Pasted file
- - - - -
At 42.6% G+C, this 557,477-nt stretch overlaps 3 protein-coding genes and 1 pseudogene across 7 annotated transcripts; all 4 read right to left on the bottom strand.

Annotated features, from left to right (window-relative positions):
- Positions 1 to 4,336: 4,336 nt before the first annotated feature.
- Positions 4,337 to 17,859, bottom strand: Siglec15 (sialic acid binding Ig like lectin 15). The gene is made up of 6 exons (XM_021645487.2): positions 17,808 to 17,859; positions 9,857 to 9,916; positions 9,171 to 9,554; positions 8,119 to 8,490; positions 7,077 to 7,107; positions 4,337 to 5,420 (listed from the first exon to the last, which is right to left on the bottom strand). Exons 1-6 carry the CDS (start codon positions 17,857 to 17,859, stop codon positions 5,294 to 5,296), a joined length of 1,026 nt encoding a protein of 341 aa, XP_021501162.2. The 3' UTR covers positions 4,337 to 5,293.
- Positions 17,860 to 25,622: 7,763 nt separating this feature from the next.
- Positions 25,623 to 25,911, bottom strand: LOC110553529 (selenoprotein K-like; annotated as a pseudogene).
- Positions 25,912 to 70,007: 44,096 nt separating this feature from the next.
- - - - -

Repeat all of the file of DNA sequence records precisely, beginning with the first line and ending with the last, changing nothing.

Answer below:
At 42.6% G+C, this 557,477-nt stretch overlaps 3 protein-coding genes and 1 pseudogene across 7 annotated transcripts; all 4 read right to left on the bottom strand.

Annotated features, from left to right (window-relative positions):
- Positions 1 to 4,336: 4,336 nt before the first annotated feature.
- Positions 4,337 to 17,859, bottom strand: Siglec15 (sialic acid binding Ig like lectin 15). The gene is made up of 6 exons (XM_021645487.2): positions 17,808 to 17,859; positions 9,857 to 9,916; positions 9,171 to 9,554; positions 8,119 to 8,490; positions 7,077 to 7,107; positions 4,337 to 5,420 (listed from the first exon to the last, which is right to left on the bottom strand). Exons 1-6 carry the CDS (start codon positions 17,857 to 17,859, stop codon positions 5,294 to 5,296), a joined length of 1,026 nt encoding a protein of 341 aa, XP_021501162.2. The 3' UTR covers positions 4,337 to 5,293.
- Positions 17,860 to 25,622: 7,763 nt separating this feature from the next.
- Positions 25,623 to 25,911, bottom strand: LOC110553529 (selenoprotein K-like; annotated as a pseudogene).
- Positions 25,912 to 70,007: 44,096 nt separating this feature from the next.